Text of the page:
Ride Every Day for 365 Days
(Posted 8 Decemer, 2017) I mentioned wanting to ride year round way back in the early days of the blog. After already riding 10 miles or more for 160 consecutive days once this year, the challenge of riding daily Ohio for 365 days is no less daunting; but I admit, it feels slightly more within reach. I’ve been back on the horse since fixing the Scrambler back in July, with the most challenging weather right in front of me. At this point, I see no reason to stop working toward a full calendar year; this winter I expect a few heavy snow storms, and I can about guarantee single digit temperatures, but I’m going to give it a go. Right now my biggest concern is keeping the Scrambler running through the harsh winter conditions; as a porch dweller, I’m fretting a bit about all the cold starts. While not inevitable, between work, the fact I only own one motorcycle, and the impending weather in the coming weeks, failure this year is pretty likely. Despite that, I’ve wanted to do this bad enough and long enough, it belongs on the Moto Bucket List, whether I make it this year or not.
Located in the Presidential Range of the White Mountain in New Hampshire, Mount Washington is the second highest peak in the Appalachian Mountains at 6,288 ft. (Mount Mitchel, 6,684 ft.). The mountain is legendary for erratic weather. In April, 1934, the Mount Washington Observatory recorded a wind speed of 231 miles per hour at the summit, the world record until Cyclone Olivia in 1996. While I don’t think I’m a “High Pointer” just yet, I can’t deny the allure of visiting the second highest place east of the Mississippi River.
I took a trip out to Vegas for work a few years back; while there the wife and I had big plans to rent a bike and ride out to Hoover Dam. Naturally, that was the one day it rained in Nevada. To my surprise, I truly enjoyed Las Vegas, and intend to return someday, if I’m lucky it’s be on two wheels. Hoover Dam is on the way, certainly there’s some history to see there as well.
The Grand Canyon
I’m told I visited the Grand Canyon around age 3; I remember nothing. Having traveled abroad, thanks to Uncle Sam, I am of the mindset that you can see pretty much anything you’re looking for right here at home. I hated the desert when I was in the Middle East, now I’ve come to despise the snow in Ohio; suddenly I’m convinced Arizona would be perfect for me. Grand Canyon by motorcycle seems like an excellent plan to prove the point.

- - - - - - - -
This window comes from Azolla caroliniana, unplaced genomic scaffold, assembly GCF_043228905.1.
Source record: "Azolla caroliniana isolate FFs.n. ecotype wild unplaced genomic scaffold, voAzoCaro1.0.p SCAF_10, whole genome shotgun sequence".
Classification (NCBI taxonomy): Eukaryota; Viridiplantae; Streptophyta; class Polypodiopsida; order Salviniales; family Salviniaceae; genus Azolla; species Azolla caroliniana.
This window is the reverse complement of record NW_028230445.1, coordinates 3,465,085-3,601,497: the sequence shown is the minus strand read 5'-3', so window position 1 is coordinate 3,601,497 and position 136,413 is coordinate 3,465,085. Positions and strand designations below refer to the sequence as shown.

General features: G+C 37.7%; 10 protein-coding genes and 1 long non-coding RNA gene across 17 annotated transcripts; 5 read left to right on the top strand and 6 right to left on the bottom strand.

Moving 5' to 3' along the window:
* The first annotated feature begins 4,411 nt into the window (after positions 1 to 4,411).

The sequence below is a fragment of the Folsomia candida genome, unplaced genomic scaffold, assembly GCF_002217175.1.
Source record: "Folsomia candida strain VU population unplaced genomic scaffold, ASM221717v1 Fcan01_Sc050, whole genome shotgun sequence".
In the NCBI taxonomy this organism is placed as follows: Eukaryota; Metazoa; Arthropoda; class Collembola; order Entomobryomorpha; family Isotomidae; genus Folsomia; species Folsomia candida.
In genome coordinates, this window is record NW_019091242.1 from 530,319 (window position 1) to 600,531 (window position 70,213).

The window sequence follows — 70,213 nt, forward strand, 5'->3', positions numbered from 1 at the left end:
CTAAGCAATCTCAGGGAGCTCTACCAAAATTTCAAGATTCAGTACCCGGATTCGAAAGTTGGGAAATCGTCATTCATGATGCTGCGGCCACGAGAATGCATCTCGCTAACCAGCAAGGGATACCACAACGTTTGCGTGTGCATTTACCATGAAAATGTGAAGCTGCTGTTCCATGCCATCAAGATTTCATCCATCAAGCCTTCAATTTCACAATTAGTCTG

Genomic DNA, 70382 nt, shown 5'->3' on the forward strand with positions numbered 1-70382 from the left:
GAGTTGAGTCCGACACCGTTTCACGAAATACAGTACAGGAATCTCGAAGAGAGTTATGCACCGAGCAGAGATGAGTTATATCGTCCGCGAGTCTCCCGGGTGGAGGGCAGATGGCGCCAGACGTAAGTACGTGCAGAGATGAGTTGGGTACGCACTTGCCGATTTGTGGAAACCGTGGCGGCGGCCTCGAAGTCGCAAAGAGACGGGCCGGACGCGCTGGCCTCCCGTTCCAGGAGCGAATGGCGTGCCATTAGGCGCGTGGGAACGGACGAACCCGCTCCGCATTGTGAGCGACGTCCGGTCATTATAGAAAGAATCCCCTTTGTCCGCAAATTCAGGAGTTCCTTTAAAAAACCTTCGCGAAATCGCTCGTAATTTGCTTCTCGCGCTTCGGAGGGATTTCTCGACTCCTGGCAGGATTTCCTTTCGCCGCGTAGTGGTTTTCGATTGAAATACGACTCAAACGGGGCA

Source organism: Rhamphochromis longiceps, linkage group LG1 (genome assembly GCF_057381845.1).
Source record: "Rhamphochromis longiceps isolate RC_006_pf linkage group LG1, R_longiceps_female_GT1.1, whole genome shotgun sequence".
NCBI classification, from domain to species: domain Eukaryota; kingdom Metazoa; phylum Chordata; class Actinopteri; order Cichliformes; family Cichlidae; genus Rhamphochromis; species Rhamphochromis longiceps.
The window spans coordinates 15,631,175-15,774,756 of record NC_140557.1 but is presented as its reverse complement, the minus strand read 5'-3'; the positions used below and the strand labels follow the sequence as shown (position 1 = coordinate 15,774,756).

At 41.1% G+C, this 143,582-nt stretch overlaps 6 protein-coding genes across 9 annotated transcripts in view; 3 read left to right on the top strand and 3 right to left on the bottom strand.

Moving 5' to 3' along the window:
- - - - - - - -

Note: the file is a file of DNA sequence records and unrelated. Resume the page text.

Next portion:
Devils Tower, Wyoming
I probably watched Close Encounters of the Third kind at way too young of an age. Either way, Devil’s tower is yet another western landmark on the bucket list; if for no other reason than it is right smack in the middle of prime motorcycle real-estate. Devils Tower is probably just over an hour from Sturgis, SD; while I find most people are extremely hot and cold about the Sturgis Rally, the Black Hills and surrounding areas are loaded with good rides.
Bonneville Salt Flats, Utah
Speed… The fastest that man has traveled on Earth is Bonneville. If the World’s Fastest Indian comes on TV, I’m pretty much chained to the couch for 2 hours; captivated and pondering dreams of breaking land speed records on my own contraption.
Prudhoe Bay, Alaska
Closely related to Key West, Prudhoe Bay is the other side of the coin as the northern most point (well… almost). After reading several articles about Iron Butt competitors racing from Key West to Alaska, I put Prudhoe Bay on the list. At a minimum I want to ride to Alaska and see Denali.
Barber Vintage Motorcycle Museum
The world’s largest motorcycle museum located near Birmingham, AL. Triumph actually hosted their dealer conference there during Barber Vintage Days the past three years; I was really hoping to go, just wasn’t in the cars. I don’t believe that Triumph will be on site going forward, but that’s no reason not to see Vintage Days. Beyond the festival, Barber Motor Speedway is also on the grounds. The museum houses around 1,200 motorcycles from all over the world; dating from 1904 to present. While I still have hopes of seeing the National Motorcycle Museum, I still see Barber as the better destination.